What kind of journalism education today best sets students up for success tomorrow?
In this post, the JA is reaching out to students and recent journalism school graduates to learn how they hope to, or are applying, their educations. We invite your revelations, reflections or suggestions, from the classroom to the field, what is your J-school experience? This is an open call for students (and recent grads) to share your comments.
Your input helps the JA bring fresh perspective “from the source” to help give the University of Oregon School of Journalism and Communication’s team the ability to consider your needs as they design their new Center for Journalism Innovation. Your ideas will help us think proactively about how a new Center might be optimized to fuel your success, as you help us reimagine journalism’s future.
How do students of journalism today hope to gain the skills and insight to deliver new forms of journalism that thrive? What most excites you about journalism and your place in it? And what most frustrates you as you think about your future in journalism?
To inspire discussion, here’s a sampling of recent posts offering a range of conversations, opinion and analysis of what’s unfolding:
Some touted 2012 as “the year of disruptive education,” as we saw a big spike in massive open online courses (MOOC) experimentation. More headlines paint the picture:
For thousands of students attending campuses offering a growing number of journalism tracks, we hear a range of experiences. The JA shares talk, tweets and student sparked commentary as we track a broad spectrum of debate, discussion and hope for what is beginning to evolve. In all of that, we see a healthy growing tension between the market demand for journalism products and the academic opportunity for innovation this moment holds promise to deliver.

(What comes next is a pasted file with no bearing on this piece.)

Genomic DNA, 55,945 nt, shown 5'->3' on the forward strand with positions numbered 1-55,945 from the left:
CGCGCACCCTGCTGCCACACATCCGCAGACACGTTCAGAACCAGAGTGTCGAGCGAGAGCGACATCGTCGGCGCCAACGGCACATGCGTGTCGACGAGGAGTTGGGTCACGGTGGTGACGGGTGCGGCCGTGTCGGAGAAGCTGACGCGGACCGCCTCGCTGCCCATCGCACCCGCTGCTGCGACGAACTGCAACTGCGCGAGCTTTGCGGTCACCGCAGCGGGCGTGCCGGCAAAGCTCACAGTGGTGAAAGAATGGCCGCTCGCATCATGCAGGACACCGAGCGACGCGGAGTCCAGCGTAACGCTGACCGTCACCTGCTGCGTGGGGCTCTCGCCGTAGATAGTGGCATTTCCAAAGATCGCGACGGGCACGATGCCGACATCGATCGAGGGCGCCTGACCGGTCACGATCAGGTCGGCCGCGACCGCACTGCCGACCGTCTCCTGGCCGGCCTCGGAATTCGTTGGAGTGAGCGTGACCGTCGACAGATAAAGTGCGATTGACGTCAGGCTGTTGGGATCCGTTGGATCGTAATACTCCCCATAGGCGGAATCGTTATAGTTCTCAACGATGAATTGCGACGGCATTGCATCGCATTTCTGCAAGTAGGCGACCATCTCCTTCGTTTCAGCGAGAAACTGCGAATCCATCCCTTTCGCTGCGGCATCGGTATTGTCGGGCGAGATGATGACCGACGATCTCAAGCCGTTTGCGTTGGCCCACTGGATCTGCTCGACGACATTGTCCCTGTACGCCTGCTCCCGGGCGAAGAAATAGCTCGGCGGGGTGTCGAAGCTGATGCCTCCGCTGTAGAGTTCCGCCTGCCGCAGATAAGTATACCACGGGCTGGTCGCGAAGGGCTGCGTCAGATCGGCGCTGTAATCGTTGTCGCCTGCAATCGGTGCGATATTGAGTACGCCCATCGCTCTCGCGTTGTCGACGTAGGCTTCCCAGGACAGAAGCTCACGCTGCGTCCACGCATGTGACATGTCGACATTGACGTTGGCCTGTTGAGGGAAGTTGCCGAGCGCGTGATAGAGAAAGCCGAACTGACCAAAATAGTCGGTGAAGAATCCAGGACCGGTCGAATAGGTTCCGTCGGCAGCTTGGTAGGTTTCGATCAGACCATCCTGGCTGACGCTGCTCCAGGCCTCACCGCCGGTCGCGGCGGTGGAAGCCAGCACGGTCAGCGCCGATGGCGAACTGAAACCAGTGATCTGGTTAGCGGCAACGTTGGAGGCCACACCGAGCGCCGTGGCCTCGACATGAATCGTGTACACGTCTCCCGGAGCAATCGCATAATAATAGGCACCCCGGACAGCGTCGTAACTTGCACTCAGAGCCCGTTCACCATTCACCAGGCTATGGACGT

This post invites a deeper conversation inspired by students, how those of you in the process of getting your degrees and just getting out into the job market see what may be working, or not working, for you. And how you think it might work, in some instances, to be even better.
Katie Zhu, a student at Northwestern recently wrote a post titled “Rethinking J-School” where she offers her hopes and frustrations of having to double major to get the skills and knowledge out of her journalism degree she feels she needs in today’s job market. Columbia is one of the first colleges to offer the dual degree Zhu is petitioning for at Northwestern. Many others are looking at new ways of tapping the entrepreneurial spirit, blending business skills into how the journalism gets done – and bringing this back into the classroom.
With this context lined out, this post aims to spark a conversation, inspired by some of what Zhu asked – questions she’s not alone in asking.
“… But times have changed, and the fields of mathematics, statistics and computer science are ever more important to the emerging fields of data journalism, information graphics, and news applications. That’s where the jobs are. That’s where the industry is heading (arguably, it’s already there).
That’s the new quality and standard to which we need to hold journalism.
We’re never going to fill these jobs or really make impact in this space and push forward if we don’t properly teach and prepare the young’uns coming up. Myself included.
So it’s time we took a long hard look at the way we’re teaching journalism – are we really being prepared in the best way possible for the journalism industry?…”
Additional questions we’ll throw into the mix:
What consistent frustrations do you face? What problems do you have that, if were solved, would make a huge difference?
How will journalism of the future differ from the journalism of the past? What preparation is critical to your success in the field?
What most excites you about the future of journalism and your place in it? What are dying to try?
What observations or direct experiences have you had? Join in the comment thread below to share your take and let’s see what we can learn to seed new thinking for U of O’s new Center!